- Audience Demographics
Understanding your social media audience demographic is critical — this can influence your entire social media marketing strategy.
Invest time in learning as much as possible about your audience. This helps you tweak and adjust your strategy accordingly, as well as create more engaging content by knowing your audience’s preferences.
The main areas to analyse are socio-demographic data, customer-persona characteristics, and social media habits, for example:
- Pain points
- Days and time when most active
- Preferred platforms
Tracking audience metrics also helps you determine whether your target audience is engaging with your content. If your customers are primarily 45 to 55-year-old men who live in London, but your social media following is mainly made up of women aged between 20 and 50 from across the globe, you have an audience alignment issue!
- Referral Traffic
Where do your website leads come from? This is an important metric to measure and is simpler to keep track of than you might think.
Again, our friend Google Analytics can help. You can easily measure your website traffic against your website conversions, meaning you can track which sources are referring traffic to your website and which sources of traffic are most likely to convert into leads.
Google Analytics essentially provides a (free!) treasure trove of information. You can also use your Google Analytics ‘Acquisition’ data to find out how your social media traffic performs once it arrives on your website.
Measuring Your Engagement Rate
Engagement metrics are perhaps the most important metrics you need to be tracking across your social media accounts. In general, this metric affects the ranking of content that will be shown to users. Increasing this metric means your account will appear in your follower’s feed more often.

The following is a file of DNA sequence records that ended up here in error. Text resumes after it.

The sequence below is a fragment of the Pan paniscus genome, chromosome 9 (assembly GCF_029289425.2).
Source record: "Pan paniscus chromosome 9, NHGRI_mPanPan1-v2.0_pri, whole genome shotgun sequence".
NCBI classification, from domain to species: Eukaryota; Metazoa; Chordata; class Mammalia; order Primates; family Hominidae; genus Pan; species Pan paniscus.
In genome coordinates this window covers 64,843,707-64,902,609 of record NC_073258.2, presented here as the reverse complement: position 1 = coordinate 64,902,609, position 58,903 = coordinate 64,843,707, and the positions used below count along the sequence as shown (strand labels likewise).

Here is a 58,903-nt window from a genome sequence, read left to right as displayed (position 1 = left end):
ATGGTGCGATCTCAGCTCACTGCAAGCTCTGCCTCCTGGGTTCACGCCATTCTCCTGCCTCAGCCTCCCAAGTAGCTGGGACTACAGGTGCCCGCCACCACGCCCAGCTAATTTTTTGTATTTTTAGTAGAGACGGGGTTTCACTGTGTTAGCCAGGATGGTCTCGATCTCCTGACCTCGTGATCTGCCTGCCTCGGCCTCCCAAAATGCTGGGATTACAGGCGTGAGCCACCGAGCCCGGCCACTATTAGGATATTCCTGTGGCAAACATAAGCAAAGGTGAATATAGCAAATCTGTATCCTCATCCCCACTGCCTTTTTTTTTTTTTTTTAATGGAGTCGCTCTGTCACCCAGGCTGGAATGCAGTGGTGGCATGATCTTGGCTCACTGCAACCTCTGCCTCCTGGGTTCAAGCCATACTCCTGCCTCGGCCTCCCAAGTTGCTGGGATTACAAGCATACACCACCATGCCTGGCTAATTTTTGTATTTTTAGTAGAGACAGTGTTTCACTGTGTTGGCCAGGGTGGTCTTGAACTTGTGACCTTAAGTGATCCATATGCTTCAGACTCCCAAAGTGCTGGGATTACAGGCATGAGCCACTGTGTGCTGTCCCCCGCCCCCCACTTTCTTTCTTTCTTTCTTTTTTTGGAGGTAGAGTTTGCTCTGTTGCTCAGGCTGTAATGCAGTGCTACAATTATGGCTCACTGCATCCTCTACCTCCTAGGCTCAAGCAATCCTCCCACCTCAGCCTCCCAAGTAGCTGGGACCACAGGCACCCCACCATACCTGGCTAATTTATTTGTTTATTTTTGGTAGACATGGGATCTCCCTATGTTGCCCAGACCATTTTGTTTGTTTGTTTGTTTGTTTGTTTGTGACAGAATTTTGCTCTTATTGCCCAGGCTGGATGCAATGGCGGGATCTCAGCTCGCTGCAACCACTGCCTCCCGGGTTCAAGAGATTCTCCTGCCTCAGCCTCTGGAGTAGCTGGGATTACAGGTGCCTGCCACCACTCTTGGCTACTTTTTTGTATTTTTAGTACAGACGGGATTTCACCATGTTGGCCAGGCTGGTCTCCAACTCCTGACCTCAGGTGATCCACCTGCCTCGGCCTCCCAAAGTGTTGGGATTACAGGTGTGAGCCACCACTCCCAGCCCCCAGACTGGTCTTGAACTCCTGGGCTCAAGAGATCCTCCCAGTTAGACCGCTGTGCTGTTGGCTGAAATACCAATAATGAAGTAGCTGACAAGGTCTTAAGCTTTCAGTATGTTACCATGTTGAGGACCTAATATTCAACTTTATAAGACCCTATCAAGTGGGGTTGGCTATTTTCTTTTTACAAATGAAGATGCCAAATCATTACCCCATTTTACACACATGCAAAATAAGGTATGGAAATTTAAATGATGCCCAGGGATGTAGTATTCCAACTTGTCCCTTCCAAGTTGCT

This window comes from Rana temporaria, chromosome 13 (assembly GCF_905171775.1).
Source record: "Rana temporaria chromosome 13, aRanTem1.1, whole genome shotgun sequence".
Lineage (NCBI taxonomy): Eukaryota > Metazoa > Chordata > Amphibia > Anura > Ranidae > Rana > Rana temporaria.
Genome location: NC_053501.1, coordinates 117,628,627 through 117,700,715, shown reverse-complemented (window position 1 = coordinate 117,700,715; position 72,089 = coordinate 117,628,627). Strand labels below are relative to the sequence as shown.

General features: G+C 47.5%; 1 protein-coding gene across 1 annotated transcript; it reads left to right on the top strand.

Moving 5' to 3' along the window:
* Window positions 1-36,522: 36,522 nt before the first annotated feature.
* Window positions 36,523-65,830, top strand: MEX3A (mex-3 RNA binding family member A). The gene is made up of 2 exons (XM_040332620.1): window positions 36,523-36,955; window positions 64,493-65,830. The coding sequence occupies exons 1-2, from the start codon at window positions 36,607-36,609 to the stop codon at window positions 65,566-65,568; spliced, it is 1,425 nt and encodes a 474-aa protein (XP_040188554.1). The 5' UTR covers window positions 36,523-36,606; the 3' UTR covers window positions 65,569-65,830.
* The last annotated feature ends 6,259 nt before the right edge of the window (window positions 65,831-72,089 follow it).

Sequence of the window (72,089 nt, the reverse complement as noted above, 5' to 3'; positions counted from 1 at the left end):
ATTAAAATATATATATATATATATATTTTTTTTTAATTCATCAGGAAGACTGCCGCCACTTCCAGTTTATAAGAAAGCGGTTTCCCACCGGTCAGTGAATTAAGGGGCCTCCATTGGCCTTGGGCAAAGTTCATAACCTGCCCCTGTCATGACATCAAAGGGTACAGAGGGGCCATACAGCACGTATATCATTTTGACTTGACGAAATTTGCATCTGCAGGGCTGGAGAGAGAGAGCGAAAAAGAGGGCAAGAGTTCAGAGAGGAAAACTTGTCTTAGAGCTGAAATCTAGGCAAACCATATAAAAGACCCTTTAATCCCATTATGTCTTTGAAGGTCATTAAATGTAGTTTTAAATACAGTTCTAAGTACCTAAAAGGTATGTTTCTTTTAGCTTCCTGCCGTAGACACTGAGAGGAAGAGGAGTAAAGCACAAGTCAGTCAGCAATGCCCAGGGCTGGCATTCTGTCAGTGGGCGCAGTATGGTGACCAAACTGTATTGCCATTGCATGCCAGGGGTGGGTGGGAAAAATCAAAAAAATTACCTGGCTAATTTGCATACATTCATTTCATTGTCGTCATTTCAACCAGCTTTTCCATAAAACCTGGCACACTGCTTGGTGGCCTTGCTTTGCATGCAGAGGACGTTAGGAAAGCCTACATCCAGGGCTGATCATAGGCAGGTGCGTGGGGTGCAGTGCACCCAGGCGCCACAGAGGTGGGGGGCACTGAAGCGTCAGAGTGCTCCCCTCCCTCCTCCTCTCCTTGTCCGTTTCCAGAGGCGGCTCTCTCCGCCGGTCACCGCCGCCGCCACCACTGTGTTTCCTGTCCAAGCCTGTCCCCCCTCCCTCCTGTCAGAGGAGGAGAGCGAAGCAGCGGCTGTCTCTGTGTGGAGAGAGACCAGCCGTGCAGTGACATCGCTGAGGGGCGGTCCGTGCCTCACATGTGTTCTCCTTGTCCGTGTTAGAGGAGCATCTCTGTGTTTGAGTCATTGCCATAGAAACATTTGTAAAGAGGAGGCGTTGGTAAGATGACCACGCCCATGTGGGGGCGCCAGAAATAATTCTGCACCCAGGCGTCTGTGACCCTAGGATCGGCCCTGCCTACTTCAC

You can calculate engagement rates on social media in two ways — on a ‘per publication’ basis or using the total engagement for the account in question over a period of time. Considering engagement per publication helps you understand which posts get the best response. On the other hand, total account engagement rates let you view the big picture, helping you understand how well your current strategy is working as a whole.
One of the bonuses of your social media engagement rate is that it’s always relative to the size of your following. Essentially, you can compare an audience of 1000 to one of 100,000 with unbiased results.
How to Measure Engagement on Social Media
The engagement rate is usually calculated through a simple three-step process:
- Take the total number of interactions your content receives
- Divide by your total number of followers
- Multiply by 100%
There are also handy online tools you can use, like this one, to calculate LinkedIn engagement.